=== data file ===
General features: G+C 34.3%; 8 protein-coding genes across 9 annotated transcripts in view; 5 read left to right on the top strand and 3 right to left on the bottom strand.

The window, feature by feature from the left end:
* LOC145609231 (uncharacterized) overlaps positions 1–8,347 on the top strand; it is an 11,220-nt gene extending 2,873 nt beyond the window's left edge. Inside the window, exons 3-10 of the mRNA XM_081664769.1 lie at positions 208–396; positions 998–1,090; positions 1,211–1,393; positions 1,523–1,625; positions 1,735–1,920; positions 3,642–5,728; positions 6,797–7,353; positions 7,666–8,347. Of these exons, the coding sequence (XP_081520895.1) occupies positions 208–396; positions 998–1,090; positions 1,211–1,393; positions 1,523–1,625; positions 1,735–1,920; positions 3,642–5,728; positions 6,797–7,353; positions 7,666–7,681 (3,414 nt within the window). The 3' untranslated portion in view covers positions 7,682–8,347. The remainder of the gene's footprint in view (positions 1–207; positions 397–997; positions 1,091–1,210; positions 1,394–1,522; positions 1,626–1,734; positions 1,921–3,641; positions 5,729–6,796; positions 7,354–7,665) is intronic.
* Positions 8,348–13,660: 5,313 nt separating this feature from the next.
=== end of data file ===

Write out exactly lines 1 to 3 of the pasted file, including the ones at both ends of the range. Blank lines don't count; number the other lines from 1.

General features: G+C 34.3%; 8 protein-coding genes across 9 annotated transcripts in view; 5 read left to right on the top strand and 3 right to left on the bottom strand.

The window, feature by feature from the left end:
* LOC145609231 (uncharacterized) overlaps positions 1–8,347 on the top strand; it is an 11,220-nt gene extending 2,873 nt beyond the window's left edge. Inside the window, exons 3-10 of the mRNA XM_081664769.1 lie at positions 208–396; positions 998–1,090; positions 1,211–1,393; positions 1,523–1,625; positions 1,735–1,920; positions 3,642–5,728; positions 6,797–7,353; positions 7,666–8,347. Of these exons, the coding sequence (XP_081520895.1) occupies positions 208–396; positions 998–1,090; positions 1,211–1,393; positions 1,523–1,625; positions 1,735–1,920; positions 3,642–5,728; positions 6,797–7,353; positions 7,666–7,681 (3,414 nt within the window). The 3' untranslated portion in view covers positions 7,682–8,347. The remainder of the gene's footprint in view (positions 1–207; positions 397–997; positions 1,091–1,210; positions 1,394–1,522; positions 1,626–1,734; positions 1,921–3,641; positions 5,729–6,796; positions 7,354–7,665) is intronic.